One thing I do know is that the LOTRO F2P (or more accurately, hybrid) model gave me the opportunity to embark on a fantastic journey that has deposited me directly into a great group of gamers and content creators. I have a really hard time bashing it.

#LOTRO #F2P #Subscription

Featured Image by Bradley Stabler on Flickr

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5 thoughts on “Why I Can’t Hate Free-to-Play

  1. tsuhelm April 7, 2014 / 6:05 am

    So you do know: ‘I honestly don’t know what’s behind the “decline” of LOTRO, although I tend to think that the natural attrition that goes along with having a seven year old game with seven year old technology combined with the pressure to compete with newer, flashier games in a changing consumer landscape could have something to do with a loss of players.’

    I think honestly that be hammer on head time!

    I am in the exact same boat…I played a cheep MMO before (DOFUS) could run in browser and was fun…had dipped toe into FFXI for a month before computer died so who knows what could have been…LOTRO to me with the F2P was the biggest draw…(it was still also rated highly and the community was still winning awards), frankly I was amazed and happy I could try for free…hard times, no job in Argentina …handing over cash for a GAME would have been hard to explain to my newly met wife-to-be.

    I was amazed you could actually keep playing and grind out content…I like to think this as PLAY to PLAY…

    I got into it over time, started blogging, even forked out cash for Moria, then Rohan…at the moment VIP (twice serendipitous failings to cancel subscription payment!)…I would give more of my hard earned cash to LOTRO if it sold me the correct product …and I hope the 7 year old keeps on going…

    Community is its best weapon to beat away at other MMO’s, oh OK the LOTR link does help a wee bit!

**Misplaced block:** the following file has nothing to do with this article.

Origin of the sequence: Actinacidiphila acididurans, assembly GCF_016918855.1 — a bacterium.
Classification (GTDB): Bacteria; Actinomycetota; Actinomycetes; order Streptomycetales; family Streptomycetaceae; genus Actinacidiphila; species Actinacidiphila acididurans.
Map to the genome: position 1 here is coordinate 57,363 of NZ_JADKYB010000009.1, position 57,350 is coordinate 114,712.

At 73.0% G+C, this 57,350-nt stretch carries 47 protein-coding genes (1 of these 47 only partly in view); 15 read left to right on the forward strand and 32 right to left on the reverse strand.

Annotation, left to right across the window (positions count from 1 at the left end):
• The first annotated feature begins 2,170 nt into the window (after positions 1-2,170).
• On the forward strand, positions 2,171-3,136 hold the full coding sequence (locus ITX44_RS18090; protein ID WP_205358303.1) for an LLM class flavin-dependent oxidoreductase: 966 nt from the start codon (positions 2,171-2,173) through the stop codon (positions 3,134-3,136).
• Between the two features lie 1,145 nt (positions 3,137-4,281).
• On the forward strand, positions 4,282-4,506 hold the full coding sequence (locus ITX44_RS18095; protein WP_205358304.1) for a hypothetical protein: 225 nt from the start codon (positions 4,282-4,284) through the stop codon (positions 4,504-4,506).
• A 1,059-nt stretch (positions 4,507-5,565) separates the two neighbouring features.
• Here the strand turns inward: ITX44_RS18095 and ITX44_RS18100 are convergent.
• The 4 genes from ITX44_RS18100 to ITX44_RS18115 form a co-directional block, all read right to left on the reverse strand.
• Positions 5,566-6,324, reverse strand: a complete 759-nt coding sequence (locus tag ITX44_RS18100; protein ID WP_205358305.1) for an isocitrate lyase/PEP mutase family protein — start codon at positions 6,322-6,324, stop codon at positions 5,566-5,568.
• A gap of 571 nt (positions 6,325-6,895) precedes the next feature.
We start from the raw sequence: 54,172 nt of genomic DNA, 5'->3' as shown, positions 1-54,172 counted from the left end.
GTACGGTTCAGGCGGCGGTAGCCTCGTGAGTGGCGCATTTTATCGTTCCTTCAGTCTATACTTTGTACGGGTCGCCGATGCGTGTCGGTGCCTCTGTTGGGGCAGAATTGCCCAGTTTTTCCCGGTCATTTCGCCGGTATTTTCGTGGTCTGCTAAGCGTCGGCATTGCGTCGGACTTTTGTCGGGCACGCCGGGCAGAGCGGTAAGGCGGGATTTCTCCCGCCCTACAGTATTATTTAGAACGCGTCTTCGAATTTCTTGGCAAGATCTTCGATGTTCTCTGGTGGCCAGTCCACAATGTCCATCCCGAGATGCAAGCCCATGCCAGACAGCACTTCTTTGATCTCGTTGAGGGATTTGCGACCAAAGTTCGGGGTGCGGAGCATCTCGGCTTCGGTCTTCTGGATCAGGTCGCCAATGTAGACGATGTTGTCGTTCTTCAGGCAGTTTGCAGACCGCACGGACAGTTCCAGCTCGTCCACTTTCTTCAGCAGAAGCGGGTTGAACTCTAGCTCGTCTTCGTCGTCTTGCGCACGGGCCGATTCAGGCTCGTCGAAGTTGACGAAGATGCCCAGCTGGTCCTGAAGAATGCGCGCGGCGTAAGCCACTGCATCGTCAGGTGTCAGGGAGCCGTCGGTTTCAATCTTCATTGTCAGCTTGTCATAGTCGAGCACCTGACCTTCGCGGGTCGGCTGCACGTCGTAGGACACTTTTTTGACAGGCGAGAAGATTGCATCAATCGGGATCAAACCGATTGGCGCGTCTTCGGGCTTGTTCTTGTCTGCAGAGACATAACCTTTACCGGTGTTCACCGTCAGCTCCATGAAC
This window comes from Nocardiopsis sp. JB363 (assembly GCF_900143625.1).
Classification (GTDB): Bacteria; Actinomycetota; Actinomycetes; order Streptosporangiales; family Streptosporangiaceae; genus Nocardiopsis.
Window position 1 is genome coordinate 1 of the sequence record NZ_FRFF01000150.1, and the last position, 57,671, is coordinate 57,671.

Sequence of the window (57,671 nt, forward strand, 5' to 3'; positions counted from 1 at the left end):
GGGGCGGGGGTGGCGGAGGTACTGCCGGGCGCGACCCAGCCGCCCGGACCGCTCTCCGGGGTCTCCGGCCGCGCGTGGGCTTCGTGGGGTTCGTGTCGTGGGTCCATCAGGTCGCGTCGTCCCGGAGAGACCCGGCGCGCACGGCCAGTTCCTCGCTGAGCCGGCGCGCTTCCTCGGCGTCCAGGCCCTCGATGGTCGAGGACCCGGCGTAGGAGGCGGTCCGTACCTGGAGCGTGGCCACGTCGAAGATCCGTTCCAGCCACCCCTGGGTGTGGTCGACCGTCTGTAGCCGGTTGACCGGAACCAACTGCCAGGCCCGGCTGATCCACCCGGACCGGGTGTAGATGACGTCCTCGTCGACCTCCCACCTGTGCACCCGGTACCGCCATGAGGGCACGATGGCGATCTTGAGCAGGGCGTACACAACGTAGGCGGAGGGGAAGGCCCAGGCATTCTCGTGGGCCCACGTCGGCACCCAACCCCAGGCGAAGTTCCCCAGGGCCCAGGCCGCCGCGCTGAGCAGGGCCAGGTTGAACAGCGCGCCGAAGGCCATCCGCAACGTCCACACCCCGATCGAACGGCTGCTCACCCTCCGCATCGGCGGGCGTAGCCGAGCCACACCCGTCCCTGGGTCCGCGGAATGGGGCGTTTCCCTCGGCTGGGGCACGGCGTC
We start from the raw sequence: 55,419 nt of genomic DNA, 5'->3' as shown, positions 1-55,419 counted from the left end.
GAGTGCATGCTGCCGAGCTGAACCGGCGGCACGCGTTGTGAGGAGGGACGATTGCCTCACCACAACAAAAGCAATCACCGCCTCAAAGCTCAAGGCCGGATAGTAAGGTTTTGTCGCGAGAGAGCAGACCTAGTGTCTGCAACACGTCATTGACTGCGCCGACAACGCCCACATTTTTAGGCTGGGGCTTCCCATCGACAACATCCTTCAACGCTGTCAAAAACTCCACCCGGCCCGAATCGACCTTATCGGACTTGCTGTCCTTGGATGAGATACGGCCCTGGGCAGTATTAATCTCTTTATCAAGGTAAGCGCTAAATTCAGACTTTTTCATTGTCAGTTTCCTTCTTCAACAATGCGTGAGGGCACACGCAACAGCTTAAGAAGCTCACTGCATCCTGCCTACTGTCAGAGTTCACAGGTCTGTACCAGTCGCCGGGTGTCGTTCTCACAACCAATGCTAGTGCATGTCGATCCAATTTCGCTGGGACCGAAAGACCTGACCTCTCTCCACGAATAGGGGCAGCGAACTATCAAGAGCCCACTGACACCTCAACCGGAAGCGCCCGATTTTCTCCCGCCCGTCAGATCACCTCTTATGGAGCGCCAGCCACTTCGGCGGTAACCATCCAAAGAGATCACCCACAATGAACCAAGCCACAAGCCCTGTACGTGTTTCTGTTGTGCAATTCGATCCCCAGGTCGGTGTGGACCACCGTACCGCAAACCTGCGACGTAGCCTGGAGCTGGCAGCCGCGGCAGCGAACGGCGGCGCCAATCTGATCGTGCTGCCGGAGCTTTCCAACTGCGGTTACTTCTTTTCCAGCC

OK this comment too long…Great article…I give it the pick of the week and it is only Monday! 🙂

    Like

  2. Vlad Matejka April 8, 2014 / 9:32 pm

    As much as I understand the “decline” of LOTRO, I do not – your reasoning for the decline is probably one of the most reasonable I have heard in a while. From what I frequently read, people are dissatisfied with ‘this’ or dissatisfied with ‘that’ and ‘such-and-such’ is the last straw. I was a subscriber since before F2P and have never looked back. I have loved most moments of the game and nothing has been a deal breaker (okay, I have fundamental disagreements with in-game advertisements to buy more TP or mithril coins).

    The reason why I am so positive is for a few reasons:
    1) I love LOTR and Tolkien literature. I tried a few great MMOs before LOTRO and the lore of other games just did not cut it.
    2) I am easygoing
    3) I think hard before I buy into something.
    4) I’ve worked in multiple programming environments and know what it is like to be someone like Turbine (rudimentary speaking).

    The way some people talk, it is like they have lost a limb or suffered from a bad break-up when they flame Turbine. I do not get personal with companies and their products since they are a ‘company’ and an ‘product’ is not something you can be interpersonally connected to. Maybe it is that, coupled with my understanding that keeps me going in LOTRO. Or maybe I am some kind of wuss. It is all up to interpretation.